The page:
Backpacking in Wyoming's Wind River Range. Photo by Daniel Lay.
For hikers who are wondering “why no one wants to follow me anymore,” NOLS Field Instructor and Research Manager Shannon Rochelle recently shared some leadership advice with Backpacker. Pitfalls range from failing to get the group’s buy-in to being a cheerleader rather than a hike leader—but luckily, adjusting your leadership approach can make a big difference.
“Shannon Rochelle, research manager and field instructor for the National Outdoor Leadership School, has a few theories about why no one wants to follow you anymore.
You fail to define the trip and get everyone’s buy-in.
In your exhilaration over the pending assault on Peak X, you might have left questions about key priorities unanswered, such as:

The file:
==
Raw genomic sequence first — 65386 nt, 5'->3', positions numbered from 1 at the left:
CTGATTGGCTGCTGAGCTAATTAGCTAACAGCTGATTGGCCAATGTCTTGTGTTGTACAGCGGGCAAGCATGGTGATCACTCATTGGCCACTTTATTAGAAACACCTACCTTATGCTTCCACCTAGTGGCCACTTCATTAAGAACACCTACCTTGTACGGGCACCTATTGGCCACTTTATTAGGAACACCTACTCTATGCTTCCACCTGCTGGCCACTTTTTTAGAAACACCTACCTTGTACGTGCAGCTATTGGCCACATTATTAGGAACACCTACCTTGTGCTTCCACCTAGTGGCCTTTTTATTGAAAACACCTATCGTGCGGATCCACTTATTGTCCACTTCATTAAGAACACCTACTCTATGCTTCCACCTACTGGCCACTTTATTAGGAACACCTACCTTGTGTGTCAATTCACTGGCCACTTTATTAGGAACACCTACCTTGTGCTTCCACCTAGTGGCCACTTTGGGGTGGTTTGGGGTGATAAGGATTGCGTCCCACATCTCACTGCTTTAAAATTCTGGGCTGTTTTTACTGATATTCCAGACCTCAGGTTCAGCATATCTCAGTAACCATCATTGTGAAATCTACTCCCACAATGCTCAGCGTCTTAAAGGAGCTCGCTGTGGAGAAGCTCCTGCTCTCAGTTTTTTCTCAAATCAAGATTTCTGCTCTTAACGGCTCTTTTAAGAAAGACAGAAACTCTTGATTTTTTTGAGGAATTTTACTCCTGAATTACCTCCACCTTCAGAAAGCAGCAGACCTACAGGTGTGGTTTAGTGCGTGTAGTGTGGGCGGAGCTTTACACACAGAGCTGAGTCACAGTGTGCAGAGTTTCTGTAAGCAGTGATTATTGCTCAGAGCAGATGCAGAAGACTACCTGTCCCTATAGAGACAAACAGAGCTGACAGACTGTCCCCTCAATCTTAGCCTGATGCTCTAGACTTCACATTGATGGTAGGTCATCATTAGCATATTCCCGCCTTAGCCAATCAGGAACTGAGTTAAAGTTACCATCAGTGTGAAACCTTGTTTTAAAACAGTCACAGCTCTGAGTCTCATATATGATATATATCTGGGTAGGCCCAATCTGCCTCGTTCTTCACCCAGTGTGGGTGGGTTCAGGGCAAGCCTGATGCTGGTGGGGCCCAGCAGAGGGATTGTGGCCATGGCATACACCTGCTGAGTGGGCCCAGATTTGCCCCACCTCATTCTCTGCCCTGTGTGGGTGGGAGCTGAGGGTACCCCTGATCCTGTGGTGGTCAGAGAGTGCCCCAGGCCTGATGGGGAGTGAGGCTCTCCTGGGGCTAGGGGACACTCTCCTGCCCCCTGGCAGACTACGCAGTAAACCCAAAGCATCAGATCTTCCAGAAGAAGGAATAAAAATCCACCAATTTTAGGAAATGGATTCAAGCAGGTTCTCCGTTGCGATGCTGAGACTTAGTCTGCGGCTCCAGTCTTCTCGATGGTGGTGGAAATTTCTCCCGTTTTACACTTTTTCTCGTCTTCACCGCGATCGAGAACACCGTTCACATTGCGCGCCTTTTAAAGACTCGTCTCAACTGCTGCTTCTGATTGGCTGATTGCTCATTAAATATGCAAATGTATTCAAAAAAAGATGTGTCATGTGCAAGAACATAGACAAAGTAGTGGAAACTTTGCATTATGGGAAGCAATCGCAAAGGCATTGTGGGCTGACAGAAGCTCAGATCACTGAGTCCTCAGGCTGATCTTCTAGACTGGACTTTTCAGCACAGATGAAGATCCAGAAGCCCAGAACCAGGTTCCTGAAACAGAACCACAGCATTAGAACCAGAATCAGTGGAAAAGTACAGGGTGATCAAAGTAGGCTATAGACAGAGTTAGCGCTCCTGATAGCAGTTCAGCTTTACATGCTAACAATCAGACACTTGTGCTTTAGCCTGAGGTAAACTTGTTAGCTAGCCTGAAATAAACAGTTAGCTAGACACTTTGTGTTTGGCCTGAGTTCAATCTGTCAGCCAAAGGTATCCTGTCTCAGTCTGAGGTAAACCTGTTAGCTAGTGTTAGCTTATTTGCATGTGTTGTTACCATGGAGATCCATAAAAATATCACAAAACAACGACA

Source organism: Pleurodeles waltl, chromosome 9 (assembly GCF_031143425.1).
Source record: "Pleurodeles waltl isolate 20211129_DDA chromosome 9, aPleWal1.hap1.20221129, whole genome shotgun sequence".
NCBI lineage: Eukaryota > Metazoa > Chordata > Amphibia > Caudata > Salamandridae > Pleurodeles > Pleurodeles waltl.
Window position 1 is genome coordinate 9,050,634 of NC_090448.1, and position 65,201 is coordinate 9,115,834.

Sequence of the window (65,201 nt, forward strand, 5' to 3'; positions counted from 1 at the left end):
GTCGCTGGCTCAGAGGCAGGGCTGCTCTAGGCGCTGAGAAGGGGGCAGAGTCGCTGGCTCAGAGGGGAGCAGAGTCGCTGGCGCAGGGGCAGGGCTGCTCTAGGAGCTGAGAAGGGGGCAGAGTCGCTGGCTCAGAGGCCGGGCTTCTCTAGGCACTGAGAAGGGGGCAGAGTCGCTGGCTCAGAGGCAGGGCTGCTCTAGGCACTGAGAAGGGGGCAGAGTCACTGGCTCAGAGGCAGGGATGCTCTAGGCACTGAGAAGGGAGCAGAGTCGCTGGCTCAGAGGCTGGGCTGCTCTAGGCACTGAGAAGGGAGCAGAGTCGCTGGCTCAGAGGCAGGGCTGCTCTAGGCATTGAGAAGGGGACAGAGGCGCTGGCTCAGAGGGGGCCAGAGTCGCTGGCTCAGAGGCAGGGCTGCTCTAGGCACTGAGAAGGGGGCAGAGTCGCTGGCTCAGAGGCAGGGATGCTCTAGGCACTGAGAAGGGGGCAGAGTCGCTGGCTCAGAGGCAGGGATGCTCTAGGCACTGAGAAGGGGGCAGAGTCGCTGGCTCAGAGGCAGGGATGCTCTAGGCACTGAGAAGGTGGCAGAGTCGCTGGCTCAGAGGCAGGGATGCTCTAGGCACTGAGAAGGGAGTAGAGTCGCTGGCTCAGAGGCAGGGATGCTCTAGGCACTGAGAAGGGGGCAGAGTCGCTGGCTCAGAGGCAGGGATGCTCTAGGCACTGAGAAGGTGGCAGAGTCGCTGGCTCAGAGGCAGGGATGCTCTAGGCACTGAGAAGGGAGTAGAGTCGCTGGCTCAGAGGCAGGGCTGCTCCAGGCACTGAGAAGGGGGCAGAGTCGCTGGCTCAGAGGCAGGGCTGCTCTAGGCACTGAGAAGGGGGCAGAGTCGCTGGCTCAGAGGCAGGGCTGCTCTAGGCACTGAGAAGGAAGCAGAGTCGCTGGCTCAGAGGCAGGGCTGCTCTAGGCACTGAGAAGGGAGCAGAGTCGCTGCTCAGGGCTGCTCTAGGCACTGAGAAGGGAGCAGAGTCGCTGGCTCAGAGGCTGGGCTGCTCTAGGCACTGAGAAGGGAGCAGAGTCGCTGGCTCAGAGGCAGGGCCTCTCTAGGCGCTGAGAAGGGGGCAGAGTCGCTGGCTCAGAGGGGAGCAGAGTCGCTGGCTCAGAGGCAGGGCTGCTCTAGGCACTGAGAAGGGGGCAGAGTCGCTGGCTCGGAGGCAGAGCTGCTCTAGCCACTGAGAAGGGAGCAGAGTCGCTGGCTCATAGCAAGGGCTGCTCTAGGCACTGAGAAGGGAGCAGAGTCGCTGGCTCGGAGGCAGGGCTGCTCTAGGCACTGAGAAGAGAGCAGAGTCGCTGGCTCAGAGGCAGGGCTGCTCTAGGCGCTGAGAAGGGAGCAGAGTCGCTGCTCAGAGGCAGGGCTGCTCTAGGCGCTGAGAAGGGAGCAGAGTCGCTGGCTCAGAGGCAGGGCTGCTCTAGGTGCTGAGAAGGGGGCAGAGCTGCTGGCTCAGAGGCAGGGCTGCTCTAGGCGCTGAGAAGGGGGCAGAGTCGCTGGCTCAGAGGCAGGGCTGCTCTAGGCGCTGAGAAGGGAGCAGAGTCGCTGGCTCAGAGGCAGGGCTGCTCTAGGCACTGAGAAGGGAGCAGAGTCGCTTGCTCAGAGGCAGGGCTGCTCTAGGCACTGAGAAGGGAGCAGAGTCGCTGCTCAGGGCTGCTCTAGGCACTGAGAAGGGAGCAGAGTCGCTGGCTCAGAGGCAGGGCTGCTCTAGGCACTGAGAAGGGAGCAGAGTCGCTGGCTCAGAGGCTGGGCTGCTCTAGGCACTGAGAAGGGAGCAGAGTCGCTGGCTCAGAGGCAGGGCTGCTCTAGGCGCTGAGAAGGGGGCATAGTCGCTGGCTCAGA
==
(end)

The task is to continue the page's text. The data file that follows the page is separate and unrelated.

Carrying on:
Is this trip only about bagging the peak?
Is it also about having a great time outdoors?
What’s the group’s ability and tolerance for risk?
Successful leaders get the group to answer—and agree on—these key questions. Next job: Sticking with the answers.
You make group decisions by yourself.
A good leader insists that, before any big decisions are made, everyone’s opinion is heard.
You let the group make “leader” decisions.
Exception to the previous rule: When somebody sprains an ankle and thunder is rumbling overhead, democracy means you’re doing it wrong. Time for benevolent dictatorship. ‘Mary, you help Dan walk. Tony, you make sure we stay on the trail. I’ll carry Dan’s pack. We’ll stop at timberline.’
You try to solve all your hiking companion’s problems.
She’s hurting. He’s worried. Shelve the solutions, and encourage her to vent. Explore his fears. Sometimes being heard is all they need. You can strategize later…”
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